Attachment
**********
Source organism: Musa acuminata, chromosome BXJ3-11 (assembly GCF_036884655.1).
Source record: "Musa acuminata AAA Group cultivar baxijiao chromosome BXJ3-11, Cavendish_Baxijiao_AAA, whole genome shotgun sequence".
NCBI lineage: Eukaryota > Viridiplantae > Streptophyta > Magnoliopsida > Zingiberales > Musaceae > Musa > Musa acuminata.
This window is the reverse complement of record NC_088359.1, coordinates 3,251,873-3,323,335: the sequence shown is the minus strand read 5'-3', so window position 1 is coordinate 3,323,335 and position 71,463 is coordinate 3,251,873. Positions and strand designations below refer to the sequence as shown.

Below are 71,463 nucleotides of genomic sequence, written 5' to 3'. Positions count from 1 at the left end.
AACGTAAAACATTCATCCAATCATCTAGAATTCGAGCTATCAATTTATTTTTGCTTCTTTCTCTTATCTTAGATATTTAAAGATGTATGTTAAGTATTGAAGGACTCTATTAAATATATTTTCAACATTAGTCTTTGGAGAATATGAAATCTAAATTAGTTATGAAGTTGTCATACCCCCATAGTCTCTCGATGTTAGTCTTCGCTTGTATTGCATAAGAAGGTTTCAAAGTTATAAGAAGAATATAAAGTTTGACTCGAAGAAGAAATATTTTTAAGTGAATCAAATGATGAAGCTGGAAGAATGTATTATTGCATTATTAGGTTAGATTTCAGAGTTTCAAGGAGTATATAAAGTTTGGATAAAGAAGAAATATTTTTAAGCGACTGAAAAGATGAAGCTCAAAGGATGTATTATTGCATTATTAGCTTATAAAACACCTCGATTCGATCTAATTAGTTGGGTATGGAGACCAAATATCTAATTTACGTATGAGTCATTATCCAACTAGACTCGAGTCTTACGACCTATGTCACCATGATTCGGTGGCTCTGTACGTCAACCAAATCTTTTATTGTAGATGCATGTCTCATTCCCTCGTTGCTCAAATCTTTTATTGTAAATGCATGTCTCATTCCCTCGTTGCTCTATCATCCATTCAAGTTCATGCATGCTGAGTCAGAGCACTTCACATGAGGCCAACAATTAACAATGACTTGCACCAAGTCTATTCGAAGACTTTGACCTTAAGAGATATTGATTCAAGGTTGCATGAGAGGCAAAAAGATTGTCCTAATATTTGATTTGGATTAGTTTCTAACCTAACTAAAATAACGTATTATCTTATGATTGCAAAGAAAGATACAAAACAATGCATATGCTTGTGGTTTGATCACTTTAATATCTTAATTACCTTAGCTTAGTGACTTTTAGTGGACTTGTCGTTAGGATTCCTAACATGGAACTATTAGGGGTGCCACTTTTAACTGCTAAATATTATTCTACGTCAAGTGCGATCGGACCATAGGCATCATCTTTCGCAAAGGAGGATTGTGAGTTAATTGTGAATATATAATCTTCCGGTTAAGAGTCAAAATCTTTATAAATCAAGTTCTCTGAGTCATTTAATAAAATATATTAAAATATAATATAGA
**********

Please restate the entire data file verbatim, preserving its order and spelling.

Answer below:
Source organism: Musa acuminata, chromosome BXJ3-11 (assembly GCF_036884655.1).
Source record: "Musa acuminata AAA Group cultivar baxijiao chromosome BXJ3-11, Cavendish_Baxijiao_AAA, whole genome shotgun sequence".
NCBI lineage: Eukaryota > Viridiplantae > Streptophyta > Magnoliopsida > Zingiberales > Musaceae > Musa > Musa acuminata.
This window is the reverse complement of record NC_088359.1, coordinates 3,251,873-3,323,335: the sequence shown is the minus strand read 5'-3', so window position 1 is coordinate 3,323,335 and position 71,463 is coordinate 3,251,873. Positions and strand designations below refer to the sequence as shown.

Below are 71,463 nucleotides of genomic sequence, written 5' to 3'. Positions count from 1 at the left end.
AACGTAAAACATTCATCCAATCATCTAGAATTCGAGCTATCAATTTATTTTTGCTTCTTTCTCTTATCTTAGATATTTAAAGATGTATGTTAAGTATTGAAGGACTCTATTAAATATATTTTCAACATTAGTCTTTGGAGAATATGAAATCTAAATTAGTTATGAAGTTGTCATACCCCCATAGTCTCTCGATGTTAGTCTTCGCTTGTATTGCATAAGAAGGTTTCAAAGTTATAAGAAGAATATAAAGTTTGACTCGAAGAAGAAATATTTTTAAGTGAATCAAATGATGAAGCTGGAAGAATGTATTATTGCATTATTAGGTTAGATTTCAGAGTTTCAAGGAGTATATAAAGTTTGGATAAAGAAGAAATATTTTTAAGCGACTGAAAAGATGAAGCTCAAAGGATGTATTATTGCATTATTAGCTTATAAAACACCTCGATTCGATCTAATTAGTTGGGTATGGAGACCAAATATCTAATTTACGTATGAGTCATTATCCAACTAGACTCGAGTCTTACGACCTATGTCACCATGATTCGGTGGCTCTGTACGTCAACCAAATCTTTTATTGTAGATGCATGTCTCATTCCCTCGTTGCTCAAATCTTTTATTGTAAATGCATGTCTCATTCCCTCGTTGCTCTATCATCCATTCAAGTTCATGCATGCTGAGTCAGAGCACTTCACATGAGGCCAACAATTAACAATGACTTGCACCAAGTCTATTCGAAGACTTTGACCTTAAGAGATATTGATTCAAGGTTGCATGAGAGGCAAAAAGATTGTCCTAATATTTGATTTGGATTAGTTTCTAACCTAACTAAAATAACGTATTATCTTATGATTGCAAAGAAAGATACAAAACAATGCATATGCTTGTGGTTTGATCACTTTAATATCTTAATTACCTTAGCTTAGTGACTTTTAGTGGACTTGTCGTTAGGATTCCTAACATGGAACTATTAGGGGTGCCACTTTTAACTGCTAAATATTATTCTACGTCAAGTGCGATCGGACCATAGGCATCATCTTTCGCAAAGGAGGATTGTGAGTTAATTGTGAATATATAATCTTCCGGTTAAGAGTCAAAATCTTTATAAATCAAGTTCTCTGAGTCATTTAATAAAATATATTAAAATATAATATAGA